In a special interview with Israel National News, Rabbi Yigal Levinstein, head of the Bnei David pre-military academy in Eli in the Binyamin region, tells about how last night his way to the lecture he was asked to deliver in Tel Aviv was blocked by protesters, and how it was only with the help of police that he was able to deliver the lecture.
"It was a special experience. I did not experience any personal violence because the police behaved there in a special way, protected me, and guarded me, both when entering and when leaving," said Rabbi Levinstein, noting that it was difficult for him to enter the place because a physical confrontation developed between the protesters and the police, but he cannot speculate how things would have developed without the presence of the police.
Regarding his feeling towards the protesters at that time, Rabbi Levinstein says that these things reveal how confusing imaginations are. "After all, we came to teach Judaism in the most liberal city that has the most people interested in Judaism, we came to teach a class between Rosh Hashanah and Yom Kippur, and I think they are afraid of the general process of the strengthening of Judaism in Israel, and in the city of Tel Aviv."
"Tel Aviv is a liberal city and the intention is that all opinions should be heard and deserve to be heard. Suddenly they came under pressure when more and more Judaism entered. What are they afraid of? It's ignorance and lack of knowledge," says Rabbi Levinstein, who believes that the protesters do not represent the Tel Aviv mainstream. "Most of the Israeli mainstream loves Judaism and cherishes Judaism. The militant group sees Judaism in an alarming way. They talk about racism against Arabs, misogyny against women, harming LGBT people, but it's all slogans. They have no idea what Judaism is."
Rabbi Levinstein tells about a small incident at the end of the lesson that ended up taking place when outside the building the demonstrators were blowing their horns and trying to interfere. At the end of the lesson, one of the students who was present approached Rabbi Levinstein and told him that he had arrived there as part of the protest, but decided to slip inside and listen to what the Rabbi had to say. he assured Rabbi Levinstein that he had enjoyed the lecture.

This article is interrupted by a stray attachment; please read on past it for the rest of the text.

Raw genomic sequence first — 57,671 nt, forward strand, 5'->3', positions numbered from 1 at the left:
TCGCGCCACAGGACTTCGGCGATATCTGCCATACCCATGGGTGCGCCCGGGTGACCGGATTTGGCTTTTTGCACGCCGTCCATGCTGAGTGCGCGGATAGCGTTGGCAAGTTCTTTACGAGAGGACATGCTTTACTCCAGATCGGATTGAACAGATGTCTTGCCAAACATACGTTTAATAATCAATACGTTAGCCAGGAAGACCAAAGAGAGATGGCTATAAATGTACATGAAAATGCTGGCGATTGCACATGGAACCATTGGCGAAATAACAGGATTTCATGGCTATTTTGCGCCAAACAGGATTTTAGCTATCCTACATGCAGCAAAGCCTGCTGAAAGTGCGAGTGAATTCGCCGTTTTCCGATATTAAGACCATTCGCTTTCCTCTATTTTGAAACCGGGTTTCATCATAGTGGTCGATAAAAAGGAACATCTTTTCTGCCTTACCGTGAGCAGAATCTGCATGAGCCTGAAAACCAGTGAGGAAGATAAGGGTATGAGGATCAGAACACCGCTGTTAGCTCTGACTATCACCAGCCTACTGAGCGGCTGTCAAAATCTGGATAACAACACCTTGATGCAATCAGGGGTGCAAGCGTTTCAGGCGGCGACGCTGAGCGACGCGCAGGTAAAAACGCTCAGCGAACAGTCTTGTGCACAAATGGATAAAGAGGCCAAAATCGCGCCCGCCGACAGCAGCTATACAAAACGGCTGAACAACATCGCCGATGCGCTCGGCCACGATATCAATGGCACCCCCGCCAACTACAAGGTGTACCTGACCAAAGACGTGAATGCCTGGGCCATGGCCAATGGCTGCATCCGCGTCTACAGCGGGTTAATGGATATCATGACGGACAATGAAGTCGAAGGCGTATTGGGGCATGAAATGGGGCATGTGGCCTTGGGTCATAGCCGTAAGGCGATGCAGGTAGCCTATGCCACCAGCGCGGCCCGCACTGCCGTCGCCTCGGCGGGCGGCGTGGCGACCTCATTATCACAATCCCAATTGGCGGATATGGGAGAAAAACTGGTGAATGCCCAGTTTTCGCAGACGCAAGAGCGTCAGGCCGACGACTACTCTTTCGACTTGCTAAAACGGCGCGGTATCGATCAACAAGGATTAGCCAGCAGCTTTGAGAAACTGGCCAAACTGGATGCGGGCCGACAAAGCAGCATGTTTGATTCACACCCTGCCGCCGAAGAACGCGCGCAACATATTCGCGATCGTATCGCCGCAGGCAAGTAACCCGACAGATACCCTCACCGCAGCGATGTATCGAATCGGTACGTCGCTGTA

"I told him to call everyone," says the rabbi. "I think that those who have an open heart and a soul willing to listen to what Judaism really is should not only not be frightened, but will fall in love. When the truth of the Torah touches a Jewish heart, it awakens the Jewish heart. After all, they are all Jews, even those on the other side, those who protest. They are also looking for truth ".
Regarding the protesters' calls for him to leave Tel Aviv for Jerusalem, Eli, or any other place, the Rabbi said: "I think this goes against the principled worldview of the concept of liberalism. They talk about liberalism, democracy, and freedom. Freedom is my willingness to fight for your right to speak even if your statements seem to me to be completely wrong. If they were true liberals they should be happy that I am coming to Tel Aviv. After all, I infuriate them, upset them, and say opinions that are opposite to theirs, and they should have been the first to say 'Congratulations for coming to the liberal city that carries the flag of liberalism, pluralism, and freedom! We invite those who disagree with us 100 percent.' This is liberalism. But it stopped being liberalism and became silencing, suppressing, and moving away from democracy and freedom. It is becoming more and more a dictatorship and gagging and I hope that Tel Aviv will become liberal again."
Rabbi Levinstein also referred to the way to argue and create a different, more attentive, and inclusive discourse, and stated that his feeling is that interest in the world of Judaism is increasing. "More and more people want the truth and not appearances and appearances. Rabbi Zvi Yehuda taught us about the two basic concepts, faith, and love, and I think we should add another one, courage. Over time, this will bear fruit. We should not be alarmed or excited. The truth is neither cowardly nor timid, but it is progressing slowly. You have to voice the things and say them with good taste, in-depth, and seriously, treat each person in the most serious way, not be drawn into provocations and hateful slurs."
The rabbi talks about many conversational circles with which he is in contact and in which Jews show themselves at their best, the disputes exist but it turns out that there are no disputes in their hearts. "I met the leaders of the protesters in a lot of places. In an open dialogue and yes, everyone tells thei truth in their life and that's fine, there are disputes and that's fine, it's good to put the disputes on the table and that's fine, but you have to keep love in your hearts and that's the secret to living here together."